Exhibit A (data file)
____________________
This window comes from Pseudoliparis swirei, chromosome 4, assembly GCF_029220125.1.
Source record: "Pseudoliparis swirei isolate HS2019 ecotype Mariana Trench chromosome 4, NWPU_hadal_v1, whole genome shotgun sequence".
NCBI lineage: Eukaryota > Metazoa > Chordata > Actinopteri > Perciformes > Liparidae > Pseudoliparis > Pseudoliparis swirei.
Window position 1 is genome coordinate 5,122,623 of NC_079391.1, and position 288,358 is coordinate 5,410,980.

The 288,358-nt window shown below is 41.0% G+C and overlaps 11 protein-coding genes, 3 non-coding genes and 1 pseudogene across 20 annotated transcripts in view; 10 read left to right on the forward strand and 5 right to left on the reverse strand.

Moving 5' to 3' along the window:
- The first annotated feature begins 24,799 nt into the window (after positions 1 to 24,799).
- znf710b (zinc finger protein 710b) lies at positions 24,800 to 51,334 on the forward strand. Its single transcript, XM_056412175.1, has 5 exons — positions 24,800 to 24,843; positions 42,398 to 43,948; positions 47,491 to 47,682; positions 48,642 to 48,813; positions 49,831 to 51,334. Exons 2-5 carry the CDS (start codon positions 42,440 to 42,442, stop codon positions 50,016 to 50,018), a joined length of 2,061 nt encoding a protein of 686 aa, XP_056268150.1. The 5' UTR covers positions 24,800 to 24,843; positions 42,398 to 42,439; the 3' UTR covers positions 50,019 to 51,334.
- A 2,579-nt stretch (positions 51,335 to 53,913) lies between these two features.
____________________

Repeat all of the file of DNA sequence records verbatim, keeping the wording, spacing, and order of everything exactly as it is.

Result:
This window comes from Pseudoliparis swirei, chromosome 4, assembly GCF_029220125.1.
Source record: "Pseudoliparis swirei isolate HS2019 ecotype Mariana Trench chromosome 4, NWPU_hadal_v1, whole genome shotgun sequence".
NCBI lineage: Eukaryota > Metazoa > Chordata > Actinopteri > Perciformes > Liparidae > Pseudoliparis > Pseudoliparis swirei.
Window position 1 is genome coordinate 5,122,623 of NC_079391.1, and position 288,358 is coordinate 5,410,980.

The 288,358-nt window shown below is 41.0% G+C and overlaps 11 protein-coding genes, 3 non-coding genes and 1 pseudogene across 20 annotated transcripts in view; 10 read left to right on the forward strand and 5 right to left on the reverse strand.

Moving 5' to 3' along the window:
- The first annotated feature begins 24,799 nt into the window (after positions 1 to 24,799).
- znf710b (zinc finger protein 710b) lies at positions 24,800 to 51,334 on the forward strand. Its single transcript, XM_056412175.1, has 5 exons — positions 24,800 to 24,843; positions 42,398 to 43,948; positions 47,491 to 47,682; positions 48,642 to 48,813; positions 49,831 to 51,334. Exons 2-5 carry the CDS (start codon positions 42,440 to 42,442, stop codon positions 50,016 to 50,018), a joined length of 2,061 nt encoding a protein of 686 aa, XP_056268150.1. The 5' UTR covers positions 24,800 to 24,843; positions 42,398 to 42,439; the 3' UTR covers positions 50,019 to 51,334.
- A 2,579-nt stretch (positions 51,335 to 53,913) lies between these two features.